Till The Cows Come Home

This idiom is a romantic and picturesque literary expression used to denote a very long time, if not an indefinite period. While we are still unsure of the exact coinage of the phrase, we find one of the earliest known usages in the 1593 French textbook Ortho-epia Gallica by John Eliot. So, culturally, we have known what this saying means for untold generations.
As with most of our life, this turn-of-phrase is rooted in and a marker of when we were an agrarian society. For many parts of the West, the cattle would be allowed to graze for months through the hill regions while the land was blooming with fertility, returning home in the autumn as the pastures thinned and prepared for winter. The idiom would be used well by John Elliot in writing, "I am tied by the foote till the cows come home" and in the 1616 English play The Scornful Lady, "Come my brave Man of War, trace out thy darling, And you my learned Council, sit and turn Boys, Kiss till the Cow come home, kiss close, kiss close Knaves."

Till The Cows Go Home

Since 2017, we have understood that our head of sheep needs to be increased to graze and maintain our pasture acreage correctly. Our neighbor, who ran a small herd of Dexter cattle, came to the rescue and brought his herd to graze for the summer. Their herd was put into the fold of our intensive rotational grazing system alongside our flock. Since then, the cows would return to the farm each spring as soon as the pastures dry enough to support grazing and return to their winter home in the late fall as the pastures prepared themselves for winter. This became productive for everyone, including the herd and the flock. This allowed our neighbor to put things off "till the cows come home" and allowed us to put things off "till the cows go home."
Ever since the first introduction of the Dexter to Loudonshire Farm, their ability to work the land differently than the sheep, goats,or geese, the calving in our fields, and the traditional views of seeing the herd in the field have been excellent. In fact, the Dexter was such an excellent addition to the farm we love; our wedding photo shows is of us watering the cattle after vows. The romantic idea of owning our own Dexter became a good joke within the home, knowing that "the cows go home."

When The Idiom Fails

Also, since 2017, each year, our neighbor has talked about his distaste for Dexter and his wish to move back to his comfortable breed, Hereford. The talk of the neighborhood is that this conversation has been a long-standing comedy since the day he received some from his neighbor years past. While delivering hay to us in 2021, he again stated that he was finished with Dexters and returning to Herefords, to which I quipped, give me a price. That sale was squashed by the Mrs. of his home, and the cows returned in the spring of 2022. In the autumn of 2022, while again delivering hay, the same story was presented, the Dexters would not return next season as he was selling them off. Again, I stated, give me a price, and the cows returned home to their winter farm.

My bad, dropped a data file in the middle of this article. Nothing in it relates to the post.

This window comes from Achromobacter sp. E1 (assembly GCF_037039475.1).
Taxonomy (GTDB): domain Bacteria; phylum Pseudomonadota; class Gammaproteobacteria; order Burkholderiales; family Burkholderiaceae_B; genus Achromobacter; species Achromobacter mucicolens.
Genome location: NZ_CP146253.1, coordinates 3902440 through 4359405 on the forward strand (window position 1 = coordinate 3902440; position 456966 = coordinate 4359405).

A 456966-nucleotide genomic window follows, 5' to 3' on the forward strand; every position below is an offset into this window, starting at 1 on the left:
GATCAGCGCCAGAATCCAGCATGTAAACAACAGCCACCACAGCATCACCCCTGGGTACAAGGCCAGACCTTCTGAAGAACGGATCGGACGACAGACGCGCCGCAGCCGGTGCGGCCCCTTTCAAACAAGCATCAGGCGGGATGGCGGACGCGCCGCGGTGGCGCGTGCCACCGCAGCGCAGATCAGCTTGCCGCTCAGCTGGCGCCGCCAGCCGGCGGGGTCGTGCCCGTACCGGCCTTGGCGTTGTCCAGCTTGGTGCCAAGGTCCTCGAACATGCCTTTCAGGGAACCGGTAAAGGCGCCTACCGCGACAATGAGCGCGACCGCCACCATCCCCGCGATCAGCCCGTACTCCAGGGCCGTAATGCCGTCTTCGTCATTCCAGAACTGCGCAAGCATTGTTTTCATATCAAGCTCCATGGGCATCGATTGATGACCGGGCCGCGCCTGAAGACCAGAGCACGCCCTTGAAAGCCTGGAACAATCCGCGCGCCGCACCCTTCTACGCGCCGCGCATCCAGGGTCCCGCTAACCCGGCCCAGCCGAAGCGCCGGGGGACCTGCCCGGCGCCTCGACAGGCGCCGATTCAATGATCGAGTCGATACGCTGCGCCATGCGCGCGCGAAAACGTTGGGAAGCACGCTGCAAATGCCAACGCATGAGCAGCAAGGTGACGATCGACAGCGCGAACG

In the spring of 2023, the neighbor who sold the original Dexter to our neighbor showed up and asked if we wanted to purchase his remaining two heifers. The answer was yes. It would be soon that our neighbor finally presented a buy-in price to take over his last remaining Dexter cows, to which we agreed. Loudonshire Farm now had its first four Dexters as a starter herd.

The Cows Came Home

Fortunately for us, our two neighbors clearly could see that once again, we had a cart before the horse, and were well over our skies with everything we have going on throughout the season. Thus, they both were kind enough to offer overwinter the cows for us, giving us a year to get the infrastructure up to start a beef cattle operation, even as small as we are. Naturally, we took them up on the kindness, and the cows went home for the 2023/24 winter.
As usual, the winter passed, the grass started to grow, the pastures dried out for grazing as has and always will, and the cows came home. Wait – the cows came home! This means that we can no longer put off building the new infrastructure for the sheep till the cows come home as the cows will occupy the current sheep structure.

The Future

At Loudonshire Farm, we are dedicated to quality above all else. Every breed we raise strives to create the ultimate meat you can plate. The Dexter cattle are no different. We were enthralled by the quality of Dexter meat, which can be present in almost all other breeds when raised correctly. In this concept, we also understand that the Dexter, as with our Black Welsh Mountain sheep, is a heritage hill breed that is slow to grow and takes time to reach the quality you expect and demand. As Dexter cattle take a minimum of 30 months to mature to their potential, we will start offering genuine quality beef cuts in 2026. The future tastes pretty good!